I was up first the following morning. The room was dark. I turned on a light and my laptop. Nothing emerged from the shrouded crate. I could see Humphrey curled inside.
I went to work, sifting through scores of emails as the morning chatter of birds increased and the trees outside took form. It was time for coffee and, as I moved by the crate, there came a rhythmic drumming of Humphrey’s tail. I pulled back the towel. He was looking at me, expectantly. I closed the kitchen door, to ensure he wouldn’t take off and rouse everyone, and opened the crate.
Humphrey shot out, jumping, tongue licking furiously. He gratefully accepted a brief butt rub and then went into high gear. The floor was checked for any scraps. He was rewarded with a couple of Cheerios and then he was back to me with a “Let’s go” look. There was no sitting, not this time.
I looked for a leash, thinking if I simply opened the door and let him out, he might come face to face with a porcupine, as happened with Binky several years ago. I opened a closet and Humphrey was thrilled with the section of clothesline I found. He tugged on it, figuring this was a new game. He pranced around the room when I let him have it.
Outside on his makeshift leash, I expected he would pull me to the nearest tree. But no, as soon as he was on the grass, he squatted. I was reminded he’s still a pup and hasn’t learned yet how to lift a leg. He hasn’t learned a lot.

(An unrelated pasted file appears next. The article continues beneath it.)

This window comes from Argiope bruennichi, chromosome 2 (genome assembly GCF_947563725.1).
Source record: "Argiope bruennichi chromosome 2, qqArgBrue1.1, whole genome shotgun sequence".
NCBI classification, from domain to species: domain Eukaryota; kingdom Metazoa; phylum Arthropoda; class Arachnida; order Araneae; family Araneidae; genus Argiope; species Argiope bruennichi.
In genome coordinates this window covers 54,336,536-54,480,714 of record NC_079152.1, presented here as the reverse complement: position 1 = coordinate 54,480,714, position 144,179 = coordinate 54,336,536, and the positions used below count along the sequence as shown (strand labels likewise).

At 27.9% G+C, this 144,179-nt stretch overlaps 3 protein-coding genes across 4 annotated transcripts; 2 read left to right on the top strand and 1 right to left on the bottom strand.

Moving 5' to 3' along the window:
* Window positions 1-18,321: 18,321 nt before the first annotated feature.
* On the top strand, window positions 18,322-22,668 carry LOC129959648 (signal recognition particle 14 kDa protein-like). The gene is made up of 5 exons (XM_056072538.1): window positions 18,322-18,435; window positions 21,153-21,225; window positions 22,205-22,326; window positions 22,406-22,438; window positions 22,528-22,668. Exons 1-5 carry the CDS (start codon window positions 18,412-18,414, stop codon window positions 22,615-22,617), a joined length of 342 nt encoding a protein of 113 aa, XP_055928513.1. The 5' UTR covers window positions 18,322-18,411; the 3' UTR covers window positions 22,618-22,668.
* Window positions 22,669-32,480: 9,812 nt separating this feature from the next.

Soon the house came to life; kids around the table; my father in his bathrobe and slippers, sipping coffee and spreading jam on his toast; everyone talking about what they planned for the day.
Bernie and his daughter Ellie were going fishing. She couldn’t wait to finish her cereal and get started. When Bernie was ready, so was Humphrey and the trio headed down to the lake.
I walked on the dock that rocked slightly and Humphrey followed with his legs wobbling and wearing a fearful face. He quickly had his balance and came to the end to look down into the water. Then he raced back to shore to check on the others and then back out to me.
Bernie dropped the line, with its red and white bobber and handed the rod to Ellie. We waited. The bobber drifted in until it almost hit the dock.
“Reel it in,” Bernie instructed.
Ellie followed directions and then handed the rod to her father while Humphrey watched intently.
Bernie put some muscle into the cast, sending the bobber and plastic worm flying. Then the water exploded. Humphrey was in pursuit, with his front legs splashing and his breath frantic. He didn’t know how to swim. He thrashed his forelegs to no avail. He was sinking. Was he going to make it? I was ready to plunge in but he was getting the hang of it. The rear legs came into play. For the first time since his jump, I saw his tail. Bernie reeled in the lure before Humphrey could reach it. Humphrey reversed direction and paddled to shore. A moment later, he was back at the end of the dock, dripping, ready to go again. Nothing could slow him down.
This time Bernie had a stick. So much for fishing, but this dog had surely caught my heart.